Sarah Aziza contextualizes journalist Jamal Khashoggi's disappearance with the fate of other critics of the Saudi government.
Amid the new revelations about the shocking death of Jamal Khashoggi, Democracy Now speaks with investigative journalist and Pulitzer Center Grantee Sarah Aziza about Saudi Arabia’s long history of targeting dissidents.
Saudi journalist Jamal Khashoggi's mysterious disappearance has caused shockwaves throughout the world, with many now looking at Saudi Arabia’s crackdown on dissenters.
Khashoggi's case sends a chilling message to independent Saudi voices and castigates those who've called MBS a reformer.
Despite promises of reform, Saudi Arabia is escalating its assault on civil society—and, for the first time, women have become its primary targets.
Saudi women can drive now. But with a recent crackdown on the very activists who helped end the ban on women drivers, it’s unclear how much the country is prepared to change.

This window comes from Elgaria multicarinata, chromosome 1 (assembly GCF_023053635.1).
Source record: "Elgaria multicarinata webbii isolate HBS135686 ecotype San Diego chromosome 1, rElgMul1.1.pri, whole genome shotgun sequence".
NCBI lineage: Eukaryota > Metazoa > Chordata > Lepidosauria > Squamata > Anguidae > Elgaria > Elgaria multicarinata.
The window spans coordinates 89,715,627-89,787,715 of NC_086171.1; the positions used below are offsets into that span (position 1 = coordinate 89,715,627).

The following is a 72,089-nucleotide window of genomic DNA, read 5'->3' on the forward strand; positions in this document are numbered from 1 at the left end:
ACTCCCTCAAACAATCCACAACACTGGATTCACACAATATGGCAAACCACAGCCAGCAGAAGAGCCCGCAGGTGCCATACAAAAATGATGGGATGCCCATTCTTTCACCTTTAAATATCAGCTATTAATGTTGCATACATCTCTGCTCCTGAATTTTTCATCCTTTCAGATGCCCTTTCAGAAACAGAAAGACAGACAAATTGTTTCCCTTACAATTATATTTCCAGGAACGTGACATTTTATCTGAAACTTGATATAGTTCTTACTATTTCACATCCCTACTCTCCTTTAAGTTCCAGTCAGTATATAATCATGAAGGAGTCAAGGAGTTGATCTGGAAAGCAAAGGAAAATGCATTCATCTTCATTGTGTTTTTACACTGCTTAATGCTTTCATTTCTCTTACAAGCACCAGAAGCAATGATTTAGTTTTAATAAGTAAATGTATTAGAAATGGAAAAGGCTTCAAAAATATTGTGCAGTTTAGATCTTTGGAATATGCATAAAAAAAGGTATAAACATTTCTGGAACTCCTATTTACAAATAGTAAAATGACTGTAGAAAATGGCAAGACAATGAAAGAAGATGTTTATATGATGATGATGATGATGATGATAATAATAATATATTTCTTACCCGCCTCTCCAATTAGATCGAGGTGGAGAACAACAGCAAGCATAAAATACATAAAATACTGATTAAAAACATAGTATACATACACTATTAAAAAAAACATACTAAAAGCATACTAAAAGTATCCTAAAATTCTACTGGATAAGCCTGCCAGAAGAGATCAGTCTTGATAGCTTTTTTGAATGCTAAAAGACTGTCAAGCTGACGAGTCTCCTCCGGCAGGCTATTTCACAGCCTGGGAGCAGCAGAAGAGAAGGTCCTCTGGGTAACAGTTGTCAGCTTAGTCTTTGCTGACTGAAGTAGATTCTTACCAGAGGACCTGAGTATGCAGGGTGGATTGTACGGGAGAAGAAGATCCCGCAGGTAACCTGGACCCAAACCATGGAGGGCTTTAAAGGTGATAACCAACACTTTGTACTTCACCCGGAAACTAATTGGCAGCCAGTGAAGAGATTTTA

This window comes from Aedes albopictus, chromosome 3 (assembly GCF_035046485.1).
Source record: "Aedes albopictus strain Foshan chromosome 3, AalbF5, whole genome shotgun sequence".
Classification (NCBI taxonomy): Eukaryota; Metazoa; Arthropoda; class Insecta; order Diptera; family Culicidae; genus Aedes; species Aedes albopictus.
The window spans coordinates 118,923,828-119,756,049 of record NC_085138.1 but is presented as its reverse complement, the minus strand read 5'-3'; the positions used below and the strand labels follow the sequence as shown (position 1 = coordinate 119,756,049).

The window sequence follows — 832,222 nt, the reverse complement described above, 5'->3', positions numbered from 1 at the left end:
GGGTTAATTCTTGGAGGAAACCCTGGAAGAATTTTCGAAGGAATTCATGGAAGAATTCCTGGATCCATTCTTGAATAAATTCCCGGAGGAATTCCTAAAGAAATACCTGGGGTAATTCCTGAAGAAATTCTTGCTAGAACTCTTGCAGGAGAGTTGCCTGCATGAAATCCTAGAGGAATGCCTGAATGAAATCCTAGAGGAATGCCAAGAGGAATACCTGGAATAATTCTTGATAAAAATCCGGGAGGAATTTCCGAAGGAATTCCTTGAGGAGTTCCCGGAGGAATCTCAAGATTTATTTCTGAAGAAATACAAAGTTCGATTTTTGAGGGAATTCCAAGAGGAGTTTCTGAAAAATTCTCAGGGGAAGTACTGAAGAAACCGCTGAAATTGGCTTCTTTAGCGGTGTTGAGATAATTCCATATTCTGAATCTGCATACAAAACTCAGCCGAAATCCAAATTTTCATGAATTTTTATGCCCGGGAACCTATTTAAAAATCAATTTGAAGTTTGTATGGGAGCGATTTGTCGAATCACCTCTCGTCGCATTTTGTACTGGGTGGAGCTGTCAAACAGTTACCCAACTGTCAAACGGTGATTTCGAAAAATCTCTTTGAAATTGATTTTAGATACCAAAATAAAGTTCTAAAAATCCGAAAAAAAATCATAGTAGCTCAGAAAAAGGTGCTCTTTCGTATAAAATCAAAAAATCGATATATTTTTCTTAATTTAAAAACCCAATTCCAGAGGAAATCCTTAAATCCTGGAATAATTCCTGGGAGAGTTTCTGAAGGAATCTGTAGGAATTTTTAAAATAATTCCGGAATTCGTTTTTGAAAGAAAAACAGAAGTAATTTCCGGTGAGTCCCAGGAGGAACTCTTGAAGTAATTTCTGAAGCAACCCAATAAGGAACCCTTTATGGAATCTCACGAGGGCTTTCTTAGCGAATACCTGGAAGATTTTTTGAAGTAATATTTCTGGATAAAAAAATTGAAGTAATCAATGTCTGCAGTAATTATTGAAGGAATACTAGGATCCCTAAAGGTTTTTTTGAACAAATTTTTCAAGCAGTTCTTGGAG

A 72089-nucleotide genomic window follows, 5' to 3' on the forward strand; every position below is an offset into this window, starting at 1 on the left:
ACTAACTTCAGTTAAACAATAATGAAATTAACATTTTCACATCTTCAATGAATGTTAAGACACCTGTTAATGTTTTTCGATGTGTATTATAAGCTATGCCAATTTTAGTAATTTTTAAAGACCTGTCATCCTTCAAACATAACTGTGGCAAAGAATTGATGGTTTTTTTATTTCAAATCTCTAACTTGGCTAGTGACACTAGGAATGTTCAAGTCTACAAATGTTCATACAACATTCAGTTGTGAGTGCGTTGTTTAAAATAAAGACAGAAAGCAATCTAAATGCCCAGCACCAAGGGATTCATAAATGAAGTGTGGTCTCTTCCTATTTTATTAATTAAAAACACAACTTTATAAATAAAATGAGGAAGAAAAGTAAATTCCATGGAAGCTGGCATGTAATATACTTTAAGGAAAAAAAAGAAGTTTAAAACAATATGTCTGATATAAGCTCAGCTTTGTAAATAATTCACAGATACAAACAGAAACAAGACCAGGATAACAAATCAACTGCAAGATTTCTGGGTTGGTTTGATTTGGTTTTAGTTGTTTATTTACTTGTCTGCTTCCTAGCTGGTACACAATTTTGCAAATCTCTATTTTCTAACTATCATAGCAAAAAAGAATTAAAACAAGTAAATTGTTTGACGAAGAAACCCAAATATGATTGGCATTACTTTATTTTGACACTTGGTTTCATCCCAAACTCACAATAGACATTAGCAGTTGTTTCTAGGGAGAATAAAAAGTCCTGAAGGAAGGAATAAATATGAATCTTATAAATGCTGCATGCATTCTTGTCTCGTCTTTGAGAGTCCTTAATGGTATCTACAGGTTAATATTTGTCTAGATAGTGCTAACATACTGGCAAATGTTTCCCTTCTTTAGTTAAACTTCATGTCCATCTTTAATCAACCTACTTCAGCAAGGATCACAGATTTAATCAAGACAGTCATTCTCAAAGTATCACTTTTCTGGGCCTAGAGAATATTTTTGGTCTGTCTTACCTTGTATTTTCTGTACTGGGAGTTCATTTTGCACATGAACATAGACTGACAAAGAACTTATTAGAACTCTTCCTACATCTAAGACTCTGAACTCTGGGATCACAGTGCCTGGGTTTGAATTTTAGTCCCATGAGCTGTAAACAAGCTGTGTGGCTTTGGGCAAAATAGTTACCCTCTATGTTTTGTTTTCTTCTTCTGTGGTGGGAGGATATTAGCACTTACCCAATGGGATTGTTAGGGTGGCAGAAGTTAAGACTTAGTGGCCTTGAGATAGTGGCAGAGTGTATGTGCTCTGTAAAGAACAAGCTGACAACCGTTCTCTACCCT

Persecution and hardship in the Oromia region drive tens of thousands of migrants each year to cross the Red Sea from Djibouti, in a bid to reach the Gulf.
Long before Saudi women learned they will be able to drive, the country entrusted its financial market to a woman.
As the kingdom experiences momentous change, women are keenly aware that the weight of history is on their shoulders.
How Crown Prince Mohammed bin Salman’s plans telegraph to Saudis that the era of compromise with conservatives is ending.
African investors, businessmen, and entrepreneurs joined the launch event for Saudi Arabia's sovereign wealth fund seeking opportunities and ways to attract new investment to the continent.
How have such bad laws gotten on the books in Muslim countries? It's complicated.